Bound state

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In physics, a bound state describes a system where a particle is subject to a potential such that the particle has a tendency to remain localised in one or more regions of space. The potential may be either an external potential, or may be the result of the presence of another particle.

In quantum mechanics (where the number of particles is conserved), a bound state is a state in Hilbert space that corresponds to two or more particles whose interaction energy is less than the total energy of each separate particle, and therefore these particles cannot be separated unless energy is spent. The energy spectrum of a bound state is discrete, unlike the continuous spectrum of isolated particles. (Actually, it is possible to have unstable bound states with a positive interaction energy provided that there is an "energy barrier" that has to be tunnelled through in order to decay. This is true for some radioactive nuclei and for some electret materials able to carry electric charge for rather long periods.)

In general, a stable bound state is said to exist in a given potential of some dimension if stationary square-integrable wavefunctions exist (normalized in the range of the potential). The energies of these wavefunctions are negative.

In relativistic quantum field theory, a stable bound state of Template:Mvar particles with masses Template:Bigmath shows up as a pole in the S-matrix with a center of mass energy which is less than Template:Bigmath. An unstable bound state (see resonance) shows up as a pole with a complex center of mass energy.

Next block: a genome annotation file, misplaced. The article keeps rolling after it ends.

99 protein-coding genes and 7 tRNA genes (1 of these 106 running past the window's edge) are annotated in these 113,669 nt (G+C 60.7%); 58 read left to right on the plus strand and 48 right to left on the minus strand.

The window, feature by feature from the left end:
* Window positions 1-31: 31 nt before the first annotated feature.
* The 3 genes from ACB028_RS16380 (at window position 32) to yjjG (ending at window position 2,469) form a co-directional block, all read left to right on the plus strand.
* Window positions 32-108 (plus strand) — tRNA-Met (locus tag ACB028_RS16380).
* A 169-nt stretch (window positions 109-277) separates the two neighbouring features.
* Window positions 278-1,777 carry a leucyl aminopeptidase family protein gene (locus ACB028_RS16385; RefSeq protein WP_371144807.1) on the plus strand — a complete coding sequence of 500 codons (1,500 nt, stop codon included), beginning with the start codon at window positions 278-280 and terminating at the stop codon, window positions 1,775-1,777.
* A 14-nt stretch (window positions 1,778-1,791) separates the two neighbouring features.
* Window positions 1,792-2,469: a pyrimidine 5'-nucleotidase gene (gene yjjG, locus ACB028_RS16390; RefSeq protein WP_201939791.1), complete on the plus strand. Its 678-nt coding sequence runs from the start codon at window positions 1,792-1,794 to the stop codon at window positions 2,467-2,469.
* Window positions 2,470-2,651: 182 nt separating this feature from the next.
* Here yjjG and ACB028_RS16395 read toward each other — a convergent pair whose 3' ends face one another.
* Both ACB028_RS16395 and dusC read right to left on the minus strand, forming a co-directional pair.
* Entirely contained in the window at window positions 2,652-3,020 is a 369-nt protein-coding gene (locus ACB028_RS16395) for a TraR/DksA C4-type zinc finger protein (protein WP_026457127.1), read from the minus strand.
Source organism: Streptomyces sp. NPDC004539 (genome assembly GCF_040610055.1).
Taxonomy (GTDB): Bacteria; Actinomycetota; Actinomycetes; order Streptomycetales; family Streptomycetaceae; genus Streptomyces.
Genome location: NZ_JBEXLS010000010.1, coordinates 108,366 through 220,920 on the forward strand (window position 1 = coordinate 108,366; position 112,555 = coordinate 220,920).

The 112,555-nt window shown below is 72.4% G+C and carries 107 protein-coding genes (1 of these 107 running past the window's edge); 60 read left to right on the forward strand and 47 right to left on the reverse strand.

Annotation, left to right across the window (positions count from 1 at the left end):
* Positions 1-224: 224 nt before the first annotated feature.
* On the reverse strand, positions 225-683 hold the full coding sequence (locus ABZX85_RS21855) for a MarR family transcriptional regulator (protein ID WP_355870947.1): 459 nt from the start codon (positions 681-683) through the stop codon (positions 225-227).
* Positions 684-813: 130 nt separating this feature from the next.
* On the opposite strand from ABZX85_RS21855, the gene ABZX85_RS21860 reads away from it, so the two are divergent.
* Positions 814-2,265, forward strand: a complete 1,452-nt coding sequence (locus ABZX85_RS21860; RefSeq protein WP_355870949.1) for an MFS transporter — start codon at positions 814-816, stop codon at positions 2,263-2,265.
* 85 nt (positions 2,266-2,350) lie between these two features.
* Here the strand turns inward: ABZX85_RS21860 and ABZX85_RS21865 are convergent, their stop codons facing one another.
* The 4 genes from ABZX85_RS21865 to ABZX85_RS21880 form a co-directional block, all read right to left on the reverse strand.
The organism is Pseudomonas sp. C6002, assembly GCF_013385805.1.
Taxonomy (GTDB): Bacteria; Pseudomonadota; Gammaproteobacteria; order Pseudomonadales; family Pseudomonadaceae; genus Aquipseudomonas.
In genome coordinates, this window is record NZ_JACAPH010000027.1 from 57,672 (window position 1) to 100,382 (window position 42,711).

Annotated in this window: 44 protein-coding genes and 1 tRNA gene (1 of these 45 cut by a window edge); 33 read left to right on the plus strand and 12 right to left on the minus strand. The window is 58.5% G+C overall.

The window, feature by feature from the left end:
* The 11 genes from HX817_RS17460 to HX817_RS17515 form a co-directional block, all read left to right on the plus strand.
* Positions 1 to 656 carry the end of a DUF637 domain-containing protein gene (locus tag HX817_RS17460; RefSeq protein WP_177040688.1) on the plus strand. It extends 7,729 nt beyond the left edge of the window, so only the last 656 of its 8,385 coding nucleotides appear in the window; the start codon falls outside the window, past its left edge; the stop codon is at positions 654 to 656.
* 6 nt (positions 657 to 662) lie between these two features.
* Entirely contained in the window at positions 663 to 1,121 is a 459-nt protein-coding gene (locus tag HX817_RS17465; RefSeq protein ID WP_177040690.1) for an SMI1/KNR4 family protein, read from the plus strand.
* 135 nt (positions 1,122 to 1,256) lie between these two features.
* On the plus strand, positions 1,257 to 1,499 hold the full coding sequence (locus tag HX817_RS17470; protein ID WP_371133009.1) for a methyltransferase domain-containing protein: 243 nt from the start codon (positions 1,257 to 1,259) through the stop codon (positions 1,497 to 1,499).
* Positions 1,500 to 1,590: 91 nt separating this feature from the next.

An overview of the various families of elementary and composite particles, and the theories describing their interactions

In mathematical quantum physics

Let Template:Mvar be a complex separable Hilbert space, be a one-parametric group of unitary operators on Template:Mvar and be a statistical operator on Template:Mvar. Let Template:Mvar be an observable on Template:Mvar and let be the induced probability distribution of Template:Mvar with respect to Template:Mvar on the Borel σ-algebra on . Then the evolution of Template:Mvar induced by Template:Mvar is said to be bound with respect to Template:Mvar if , where .

Example: Let and let Template:Mvar be the position observable. Let have compact support and .

It should be emphasized that a bound state can have its energy located in the continuum spectrum. This fact was first pointed out by John von Neumann and Eugene Wigner in 1929. [5] This exotic type of bound state has been realized in several simple models. [6] [7]

See also


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